...so, I'm not too worried about what his rebuilder charges, either. I was thrilled to get to enjoy the boat over labor day!
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Old 09-10-2019, 01:31 PM   #32
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Why would you have two reverse gears in the same boat? With neither engine being a contra-rotating engine, shouldn't one be a CR2 and the other a standard 72C?
The CR2 can be set up to output same as engine or opposite, so you'd use one CR2 set up each way for counter rotating outputs. The ratio options are slightly different than the standard 72C and the output is lower than the input on the CR2 rather than in line, so you wouldn't want to use a 72C on one side and a CR2 on the other.
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Old 09-10-2019, 01:33 PM   #33
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The CR2's come both ways. Reverse and non reverse. I have one of each which is normal. They have a "dropped" output shaft - on the order of 1.6" lower than the input. So while you certainly could use a CR2 for the reverse and something else for the non-reverse, they would have the engines in a different location, height and/or angle. So one has the reverse idler gear in it and the other doesn't.


Funny so much talk about the control valve, they are very simple.


Ken
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Old 09-10-2019, 01:37 PM   #34
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CR2 manual.
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File Type: pdf Velvet-Drive CR2 Service Manual .pdf (1.69 MB, 17 views)
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Old 09-10-2019, 01:48 PM   #35
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Hey ken,

Thanks so much!

Somehow I totally missed that. I'd assumed the other one was a 72C. But, I am apparently totally wrong about that. I need to take a look at how it next time I am at the boat!

I guess I was looking more at the rebuild parts than the gear configuration when i was looking at the manuals and totally missed the difference in shaft configuration. I just somehow assumed that the "R" in CR2 was reverse.

My two gears do look alike to a casual observer, so I'm betting they are both CR2s. (Neither still has a plate).


My other gear is running well, reasonable smoothly and quietly, etc. Like I said, I think the reason the starboard one died was that chronic leak and low fluid situation. But, I am thinking of having it rebuilt in the early spring (after my winter break), just to have them both done. Right now the boat has 2 rebuilt engines and a reasonably new genset -- but only one rebuilt transmission. 20 years from now no one will expect only one to have been done. I was hoping to catch a break on the cost of the next rebuild -- but I guess not!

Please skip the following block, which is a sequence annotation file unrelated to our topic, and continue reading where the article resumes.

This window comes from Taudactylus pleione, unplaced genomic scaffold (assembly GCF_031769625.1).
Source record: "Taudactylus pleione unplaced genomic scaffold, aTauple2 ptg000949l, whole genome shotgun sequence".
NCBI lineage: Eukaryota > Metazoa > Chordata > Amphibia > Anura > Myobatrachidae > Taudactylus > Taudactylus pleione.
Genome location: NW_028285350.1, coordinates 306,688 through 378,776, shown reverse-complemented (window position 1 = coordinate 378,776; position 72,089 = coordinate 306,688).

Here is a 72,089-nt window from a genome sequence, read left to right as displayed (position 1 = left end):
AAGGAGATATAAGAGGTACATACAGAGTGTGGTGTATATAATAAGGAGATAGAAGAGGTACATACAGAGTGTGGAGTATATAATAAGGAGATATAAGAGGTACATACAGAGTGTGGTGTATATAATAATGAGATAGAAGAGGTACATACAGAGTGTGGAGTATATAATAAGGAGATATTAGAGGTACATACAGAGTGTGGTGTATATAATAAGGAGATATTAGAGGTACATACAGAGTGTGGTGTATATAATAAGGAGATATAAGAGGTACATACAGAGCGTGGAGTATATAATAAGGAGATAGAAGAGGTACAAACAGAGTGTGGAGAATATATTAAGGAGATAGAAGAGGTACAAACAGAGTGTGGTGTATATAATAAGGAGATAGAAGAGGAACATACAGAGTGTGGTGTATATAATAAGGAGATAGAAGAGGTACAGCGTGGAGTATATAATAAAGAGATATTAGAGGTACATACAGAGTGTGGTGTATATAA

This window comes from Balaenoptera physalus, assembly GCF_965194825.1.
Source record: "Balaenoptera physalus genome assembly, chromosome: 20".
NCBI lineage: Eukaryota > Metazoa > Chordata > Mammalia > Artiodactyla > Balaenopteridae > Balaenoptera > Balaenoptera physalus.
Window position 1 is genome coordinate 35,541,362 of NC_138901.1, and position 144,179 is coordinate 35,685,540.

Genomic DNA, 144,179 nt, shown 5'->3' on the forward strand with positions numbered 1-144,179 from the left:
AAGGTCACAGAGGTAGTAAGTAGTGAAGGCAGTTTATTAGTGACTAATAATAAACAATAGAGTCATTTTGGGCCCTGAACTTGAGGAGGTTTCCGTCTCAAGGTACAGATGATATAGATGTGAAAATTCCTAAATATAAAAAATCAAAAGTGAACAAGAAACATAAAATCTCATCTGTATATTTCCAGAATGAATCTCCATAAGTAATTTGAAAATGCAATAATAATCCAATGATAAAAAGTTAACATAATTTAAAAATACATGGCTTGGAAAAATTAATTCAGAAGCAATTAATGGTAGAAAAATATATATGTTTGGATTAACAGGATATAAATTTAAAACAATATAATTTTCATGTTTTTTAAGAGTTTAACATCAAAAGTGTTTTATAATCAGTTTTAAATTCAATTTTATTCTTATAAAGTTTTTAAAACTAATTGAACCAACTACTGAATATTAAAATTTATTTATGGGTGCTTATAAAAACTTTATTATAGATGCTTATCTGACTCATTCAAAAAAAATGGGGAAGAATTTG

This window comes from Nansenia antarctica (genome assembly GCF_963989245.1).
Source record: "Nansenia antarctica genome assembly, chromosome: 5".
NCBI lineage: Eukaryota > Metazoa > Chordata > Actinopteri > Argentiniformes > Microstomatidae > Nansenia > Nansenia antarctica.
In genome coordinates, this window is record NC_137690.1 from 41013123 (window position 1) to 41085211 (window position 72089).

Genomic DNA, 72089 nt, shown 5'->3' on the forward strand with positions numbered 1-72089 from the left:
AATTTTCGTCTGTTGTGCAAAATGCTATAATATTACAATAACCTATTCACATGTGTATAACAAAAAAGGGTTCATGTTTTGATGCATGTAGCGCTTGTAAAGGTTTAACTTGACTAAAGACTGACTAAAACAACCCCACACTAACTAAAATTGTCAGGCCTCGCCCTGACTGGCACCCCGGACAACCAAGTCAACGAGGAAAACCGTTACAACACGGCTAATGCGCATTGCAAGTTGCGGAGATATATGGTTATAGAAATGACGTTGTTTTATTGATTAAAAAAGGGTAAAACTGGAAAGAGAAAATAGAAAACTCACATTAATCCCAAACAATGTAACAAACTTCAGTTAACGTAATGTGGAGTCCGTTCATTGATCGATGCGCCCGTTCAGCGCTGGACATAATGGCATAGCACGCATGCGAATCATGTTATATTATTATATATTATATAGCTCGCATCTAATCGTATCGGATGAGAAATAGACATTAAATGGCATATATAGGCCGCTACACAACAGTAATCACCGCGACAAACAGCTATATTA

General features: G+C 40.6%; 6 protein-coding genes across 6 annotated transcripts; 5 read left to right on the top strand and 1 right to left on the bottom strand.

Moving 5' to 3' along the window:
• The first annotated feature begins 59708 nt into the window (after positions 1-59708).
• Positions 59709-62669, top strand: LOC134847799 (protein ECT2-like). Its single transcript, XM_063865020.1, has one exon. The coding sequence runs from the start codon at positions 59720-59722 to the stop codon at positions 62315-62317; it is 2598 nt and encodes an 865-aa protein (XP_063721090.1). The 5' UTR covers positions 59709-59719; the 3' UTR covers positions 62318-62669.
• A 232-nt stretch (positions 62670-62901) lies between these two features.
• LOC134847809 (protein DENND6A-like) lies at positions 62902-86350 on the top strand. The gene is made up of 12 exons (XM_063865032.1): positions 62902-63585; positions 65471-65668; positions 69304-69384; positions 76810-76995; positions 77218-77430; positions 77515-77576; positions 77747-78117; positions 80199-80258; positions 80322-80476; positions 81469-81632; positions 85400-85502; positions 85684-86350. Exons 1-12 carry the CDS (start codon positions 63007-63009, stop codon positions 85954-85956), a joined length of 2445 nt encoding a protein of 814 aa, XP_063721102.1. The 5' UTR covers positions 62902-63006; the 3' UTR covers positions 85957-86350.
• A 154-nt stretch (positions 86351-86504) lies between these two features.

Another option is just, well, not to rebuild a perfectly good transmission. But, somehow, the asymmetry is bothering me. Maybe if I get the $4k in small bills and stack it on top of the perfectly good port transmission, it'll seem more symmetric and I can won't feel the need to spend it on rebuilding? :-)

Thanks again!

-Greg
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Old 09-10-2019, 01:53 PM   #36
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I had a transmission cooler fail last year. But instead of just losing all the ATF, the damn thing filled up with seawater. My understanding is if the cooler fails, ATF and raw sea water will mix, just as it did on mine.

My amateur suggestion would be to fill the tranny first and test it out in gear. Watch your wet exhaust on the water. If there's a sheen then the ATF is indeed leaking out.

Of course, as many suggest changing coolers every few years it certainly won't hurt to do just that! Good luck.
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Old 09-10-2019, 02:06 PM   #37
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I would go ahead and change out the coolers unless you know how old they are. If the age is unknown then swap them out just in case, they are not that expensive compared to a transmission. I just painted the 2 new coolers I bought since I have no idea how old the ones in my boat are. Unfortunately the new coolers look beautiful and when I put them on the engines they will make the engines look bad...
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Old 09-10-2019, 02:47 PM   #38
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What is the problem reaching the transmission ??
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Old 09-10-2019, 03:22 PM   #39
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Greetings,
Have you lost your propeller?


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Old 09-10-2019, 04:58 PM   #40
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What he said. That is way, way out of alignment. If it were my boat, I would run it only as far to a yard to have it aligned or not run till I did it myself. The standard is .001 per inch of flange diameter. So, if you have a six inch flange, best alignment is no more than .006 all around. Bad alignment stresses the entire drive train.
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So are you saying that from top to bottom you have between .002 and .003 between the two flanges but the sides have a difference of almost 1mm? 1mm is almost .040" which is a lot to be out of alignment. That much could easily cause issues including noises and vibration.